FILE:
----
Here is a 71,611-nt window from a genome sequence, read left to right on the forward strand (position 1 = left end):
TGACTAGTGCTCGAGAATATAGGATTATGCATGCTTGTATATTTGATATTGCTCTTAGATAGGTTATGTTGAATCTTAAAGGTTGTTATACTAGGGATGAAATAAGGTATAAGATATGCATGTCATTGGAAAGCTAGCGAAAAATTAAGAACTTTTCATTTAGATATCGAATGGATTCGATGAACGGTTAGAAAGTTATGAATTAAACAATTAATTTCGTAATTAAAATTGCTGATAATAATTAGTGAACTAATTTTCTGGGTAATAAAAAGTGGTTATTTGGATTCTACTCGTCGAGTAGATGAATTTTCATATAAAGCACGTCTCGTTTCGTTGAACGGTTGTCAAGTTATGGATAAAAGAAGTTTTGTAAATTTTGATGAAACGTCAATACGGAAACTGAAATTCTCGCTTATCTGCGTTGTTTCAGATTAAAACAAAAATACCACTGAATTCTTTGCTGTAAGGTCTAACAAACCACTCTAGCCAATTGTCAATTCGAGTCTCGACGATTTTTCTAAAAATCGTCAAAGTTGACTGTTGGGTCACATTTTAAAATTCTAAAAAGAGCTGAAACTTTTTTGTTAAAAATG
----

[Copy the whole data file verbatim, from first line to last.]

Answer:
Here is a 71,611-nt window from a genome sequence, read left to right on the forward strand (position 1 = left end):
TGACTAGTGCTCGAGAATATAGGATTATGCATGCTTGTATATTTGATATTGCTCTTAGATAGGTTATGTTGAATCTTAAAGGTTGTTATACTAGGGATGAAATAAGGTATAAGATATGCATGTCATTGGAAAGCTAGCGAAAAATTAAGAACTTTTCATTTAGATATCGAATGGATTCGATGAACGGTTAGAAAGTTATGAATTAAACAATTAATTTCGTAATTAAAATTGCTGATAATAATTAGTGAACTAATTTTCTGGGTAATAAAAAGTGGTTATTTGGATTCTACTCGTCGAGTAGATGAATTTTCATATAAAGCACGTCTCGTTTCGTTGAACGGTTGTCAAGTTATGGATAAAAGAAGTTTTGTAAATTTTGATGAAACGTCAATACGGAAACTGAAATTCTCGCTTATCTGCGTTGTTTCAGATTAAAACAAAAATACCACTGAATTCTTTGCTGTAAGGTCTAACAAACCACTCTAGCCAATTGTCAATTCGAGTCTCGACGATTTTTCTAAAAATCGTCAAAGTTGACTGTTGGGTCACATTTTAAAATTCTAAAAAGAGCTGAAACTTTTTTGTTAAAAATG